There is No I in Team: A Case Study Exploring Co-teaching Relationships in Preschool Classrooms
Doctor of Philosophy (Ph.D.)
Degree Granting Department
Curriculum and Instruction
Jolyn Blank, Ph.D.
Ilene Berson, Ph.D.
Sophia Han, Ph.D.
Jennifer Wolgemuth, Ph.D.
Early Childhood Education, Collaborative Teaching, Team Teaching
Co-teaching is a highly complex phenomenon where two teachers work together in some capacity. Co-teaching is an accepted practice in preschools across the United States to meet state licensing standards and state ratios. There is a paucity of research done on this topic in preschool classrooms in the United States. The purpose of this study is to explore co- teaching relationships in preschool classrooms. This study was guided by three research questions: What are teachers’ notions about co-teaching? What are co-teachers’ experiences working in preschool classrooms? How does care manifest in co-teaching relationships? This study delves into the ways in which co-teaching is manifested in three preschool classrooms in a campus laboratory preschool and works to discover discrepancies between teachers’ notions of co-teaching and their experiences and how school culture impacts co-teaching. The findings illustrate how complex and complicated co-teaching relationships can be and discusses in depth the many ways the three teaching teams studied in this dissertation struggled to create a positive, supportive co-teaching relationship build on friendship and caring for one another. The findings of this study indicate how critically important it is that early childhood centers support and provide a framework with which those working in co-teaching relationships can utilize. Despite the achievements and strengths co-teaching can bring to the overall success of early childhood classrooms, teachers in this study needed more support to fully reach the potential.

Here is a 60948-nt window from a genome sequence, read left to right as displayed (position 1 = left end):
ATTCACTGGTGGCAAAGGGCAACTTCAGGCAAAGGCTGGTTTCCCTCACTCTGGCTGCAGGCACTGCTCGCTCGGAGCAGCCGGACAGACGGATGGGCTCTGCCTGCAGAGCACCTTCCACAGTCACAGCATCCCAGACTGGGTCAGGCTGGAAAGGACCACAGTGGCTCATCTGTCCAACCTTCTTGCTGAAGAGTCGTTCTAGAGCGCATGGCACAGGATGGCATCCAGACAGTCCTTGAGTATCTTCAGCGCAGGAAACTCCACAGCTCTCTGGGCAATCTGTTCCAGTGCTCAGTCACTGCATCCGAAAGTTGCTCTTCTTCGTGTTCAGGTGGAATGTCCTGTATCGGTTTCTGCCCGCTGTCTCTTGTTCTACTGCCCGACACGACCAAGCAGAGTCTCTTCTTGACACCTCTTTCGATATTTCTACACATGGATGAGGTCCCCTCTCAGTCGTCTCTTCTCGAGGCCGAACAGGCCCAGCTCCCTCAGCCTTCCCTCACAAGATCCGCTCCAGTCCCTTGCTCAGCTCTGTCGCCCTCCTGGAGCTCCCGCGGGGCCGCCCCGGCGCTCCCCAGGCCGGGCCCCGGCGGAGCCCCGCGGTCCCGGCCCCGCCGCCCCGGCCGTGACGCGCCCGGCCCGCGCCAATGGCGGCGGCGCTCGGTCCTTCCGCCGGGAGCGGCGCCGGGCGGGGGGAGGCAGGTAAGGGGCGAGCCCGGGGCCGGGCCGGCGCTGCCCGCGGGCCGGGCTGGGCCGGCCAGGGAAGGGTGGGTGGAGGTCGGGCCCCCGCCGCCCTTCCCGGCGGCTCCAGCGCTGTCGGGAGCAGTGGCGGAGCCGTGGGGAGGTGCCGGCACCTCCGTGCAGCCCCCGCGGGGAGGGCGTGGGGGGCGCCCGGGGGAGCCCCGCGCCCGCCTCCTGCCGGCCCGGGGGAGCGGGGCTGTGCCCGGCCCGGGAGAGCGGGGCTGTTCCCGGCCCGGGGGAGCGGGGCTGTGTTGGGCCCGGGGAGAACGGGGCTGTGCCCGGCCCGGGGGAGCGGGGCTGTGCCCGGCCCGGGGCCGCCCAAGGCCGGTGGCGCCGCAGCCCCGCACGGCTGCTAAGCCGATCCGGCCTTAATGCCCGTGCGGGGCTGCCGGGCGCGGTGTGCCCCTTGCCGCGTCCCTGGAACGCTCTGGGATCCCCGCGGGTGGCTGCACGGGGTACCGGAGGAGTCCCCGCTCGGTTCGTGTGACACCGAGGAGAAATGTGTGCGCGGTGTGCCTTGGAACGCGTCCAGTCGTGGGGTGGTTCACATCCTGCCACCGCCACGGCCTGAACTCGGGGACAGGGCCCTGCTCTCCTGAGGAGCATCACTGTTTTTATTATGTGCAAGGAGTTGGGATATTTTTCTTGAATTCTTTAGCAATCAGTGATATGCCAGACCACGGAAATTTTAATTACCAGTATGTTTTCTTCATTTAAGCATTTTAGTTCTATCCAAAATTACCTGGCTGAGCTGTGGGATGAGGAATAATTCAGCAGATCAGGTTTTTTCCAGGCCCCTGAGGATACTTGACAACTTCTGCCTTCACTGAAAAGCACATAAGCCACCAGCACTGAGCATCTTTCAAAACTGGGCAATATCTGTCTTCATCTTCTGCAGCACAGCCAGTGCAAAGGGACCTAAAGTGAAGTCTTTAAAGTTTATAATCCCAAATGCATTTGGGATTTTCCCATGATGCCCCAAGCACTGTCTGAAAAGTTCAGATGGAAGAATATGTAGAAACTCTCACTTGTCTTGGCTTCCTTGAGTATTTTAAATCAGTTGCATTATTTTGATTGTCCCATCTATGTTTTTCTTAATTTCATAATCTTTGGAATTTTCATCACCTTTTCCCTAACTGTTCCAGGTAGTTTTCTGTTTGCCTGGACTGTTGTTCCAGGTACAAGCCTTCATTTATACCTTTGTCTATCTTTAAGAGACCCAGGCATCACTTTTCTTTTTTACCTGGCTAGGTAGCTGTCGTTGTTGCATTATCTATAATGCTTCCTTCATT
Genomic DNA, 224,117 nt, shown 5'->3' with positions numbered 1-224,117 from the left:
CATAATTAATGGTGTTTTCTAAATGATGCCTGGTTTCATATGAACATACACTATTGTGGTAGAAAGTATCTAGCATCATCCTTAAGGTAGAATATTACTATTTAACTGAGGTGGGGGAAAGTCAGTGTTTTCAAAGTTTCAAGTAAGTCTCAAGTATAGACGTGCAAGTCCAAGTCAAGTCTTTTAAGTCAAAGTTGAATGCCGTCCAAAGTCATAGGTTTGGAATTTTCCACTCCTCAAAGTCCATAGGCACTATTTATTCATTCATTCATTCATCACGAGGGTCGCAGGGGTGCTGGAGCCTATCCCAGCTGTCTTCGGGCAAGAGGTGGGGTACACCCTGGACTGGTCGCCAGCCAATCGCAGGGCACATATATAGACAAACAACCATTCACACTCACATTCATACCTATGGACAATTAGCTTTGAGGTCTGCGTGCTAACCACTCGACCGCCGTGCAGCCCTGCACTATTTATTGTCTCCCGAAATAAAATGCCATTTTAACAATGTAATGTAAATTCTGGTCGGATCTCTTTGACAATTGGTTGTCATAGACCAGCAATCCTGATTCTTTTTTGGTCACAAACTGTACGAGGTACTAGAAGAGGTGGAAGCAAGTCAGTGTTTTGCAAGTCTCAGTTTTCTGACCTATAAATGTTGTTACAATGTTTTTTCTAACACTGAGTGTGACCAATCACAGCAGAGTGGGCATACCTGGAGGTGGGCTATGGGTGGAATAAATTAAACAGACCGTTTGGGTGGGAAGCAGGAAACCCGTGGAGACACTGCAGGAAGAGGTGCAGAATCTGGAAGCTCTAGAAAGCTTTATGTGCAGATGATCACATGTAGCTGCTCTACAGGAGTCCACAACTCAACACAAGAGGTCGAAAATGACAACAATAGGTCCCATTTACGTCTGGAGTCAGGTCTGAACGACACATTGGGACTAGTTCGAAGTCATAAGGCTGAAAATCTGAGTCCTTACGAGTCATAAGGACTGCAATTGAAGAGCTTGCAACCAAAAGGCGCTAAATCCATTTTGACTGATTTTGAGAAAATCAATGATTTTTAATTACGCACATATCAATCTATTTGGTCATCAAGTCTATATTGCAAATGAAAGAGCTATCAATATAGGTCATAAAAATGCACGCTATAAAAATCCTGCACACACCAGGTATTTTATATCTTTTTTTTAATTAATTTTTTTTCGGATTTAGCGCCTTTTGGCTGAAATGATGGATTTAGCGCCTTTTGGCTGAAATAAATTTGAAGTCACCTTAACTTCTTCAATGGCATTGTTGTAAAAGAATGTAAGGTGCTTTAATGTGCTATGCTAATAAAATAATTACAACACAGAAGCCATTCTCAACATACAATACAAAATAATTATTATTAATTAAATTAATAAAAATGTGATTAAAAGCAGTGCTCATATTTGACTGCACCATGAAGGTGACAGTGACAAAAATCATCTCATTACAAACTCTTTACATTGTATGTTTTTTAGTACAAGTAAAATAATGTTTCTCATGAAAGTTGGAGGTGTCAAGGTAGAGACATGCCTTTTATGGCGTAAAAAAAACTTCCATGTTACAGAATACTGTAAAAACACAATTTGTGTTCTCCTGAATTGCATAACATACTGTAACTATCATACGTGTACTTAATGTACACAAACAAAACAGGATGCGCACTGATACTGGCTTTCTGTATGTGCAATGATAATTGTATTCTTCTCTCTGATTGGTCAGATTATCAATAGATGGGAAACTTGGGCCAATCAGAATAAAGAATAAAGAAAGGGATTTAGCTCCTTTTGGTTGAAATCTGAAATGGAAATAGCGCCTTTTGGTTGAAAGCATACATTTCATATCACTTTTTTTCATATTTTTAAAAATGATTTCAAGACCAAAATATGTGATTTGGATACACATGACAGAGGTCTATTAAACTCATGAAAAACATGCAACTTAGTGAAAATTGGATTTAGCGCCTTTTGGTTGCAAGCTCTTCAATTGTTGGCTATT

Scholar Commons Citation
Lynch, Stefanie Claire, "There is No I in Team: A Case Study Exploring Co-teaching Relationships in Preschool Classrooms" (2020). USF Tampa Graduate Theses and Dissertations.